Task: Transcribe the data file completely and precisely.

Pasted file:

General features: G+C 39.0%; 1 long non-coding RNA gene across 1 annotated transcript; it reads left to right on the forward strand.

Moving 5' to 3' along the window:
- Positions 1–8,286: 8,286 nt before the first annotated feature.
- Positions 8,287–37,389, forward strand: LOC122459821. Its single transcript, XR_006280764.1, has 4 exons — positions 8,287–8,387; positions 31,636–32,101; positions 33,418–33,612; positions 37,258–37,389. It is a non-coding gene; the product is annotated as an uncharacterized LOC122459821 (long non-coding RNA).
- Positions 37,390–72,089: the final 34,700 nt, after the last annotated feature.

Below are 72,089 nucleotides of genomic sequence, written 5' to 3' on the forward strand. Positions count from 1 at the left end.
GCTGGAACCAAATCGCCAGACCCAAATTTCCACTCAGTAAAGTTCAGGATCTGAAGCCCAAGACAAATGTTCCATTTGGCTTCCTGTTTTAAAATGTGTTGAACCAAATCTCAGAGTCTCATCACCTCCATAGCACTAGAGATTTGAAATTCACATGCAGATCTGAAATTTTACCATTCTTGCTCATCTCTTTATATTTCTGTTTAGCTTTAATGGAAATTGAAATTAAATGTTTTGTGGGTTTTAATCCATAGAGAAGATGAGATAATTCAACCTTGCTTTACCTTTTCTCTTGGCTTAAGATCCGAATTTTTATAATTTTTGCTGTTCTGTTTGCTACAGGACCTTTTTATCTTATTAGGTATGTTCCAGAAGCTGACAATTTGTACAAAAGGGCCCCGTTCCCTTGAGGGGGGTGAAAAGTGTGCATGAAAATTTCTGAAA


General features: G+C 39.0%; 1 long non-coding RNA gene across 1 annotated transcript; it reads left to right on the forward strand.

Moving 5' to 3' along the window:
- Positions 1–8,286: 8,286 nt before the first annotated feature.
- Positions 8,287–37,389, forward strand: LOC122459821. Its single transcript, XR_006280764.1, has 4 exons — positions 8,287–8,387; positions 31,636–32,101; positions 33,418–33,612; positions 37,258–37,389. It is a non-coding gene; the product is annotated as an uncharacterized LOC122459821 (long non-coding RNA).
- Positions 37,390–72,089: the final 34,700 nt, after the last annotated feature.

Below are 72,089 nucleotides of genomic sequence, written 5' to 3' on the forward strand. Positions count from 1 at the left end.
GCTGGAACCAAATCGCCAGACCCAAATTTCCACTCAGTAAAGTTCAGGATCTGAAGCCCAAGACAAATGTTCCATTTGGCTTCCTGTTTTAAAATGTGTTGAACCAAATCTCAGAGTCTCATCACCTCCATAGCACTAGAGATTTGAAATTCACATGCAGATCTGAAATTTTACCATTCTTGCTCATCTCTTTATATTTCTGTTTAGCTTTAATGGAAATTGAAATTAAATGTTTTGTGGGTTTTAATCCATAGAGAAGATGAGATAATTCAACCTTGCTTTACCTTTTCTCTTGGCTTAAGATCCGAATTTTTATAATTTTTGCTGTTCTGTTTGCTACAGGACCTTTTTATCTTATTAGGTATGTTCCAGAAGCTGACAATTTGTACAAAAGGGCCCCGTTCCCTTGAGGGGGGTGAAAAGTGTGCATGAAAATTTCTGAAA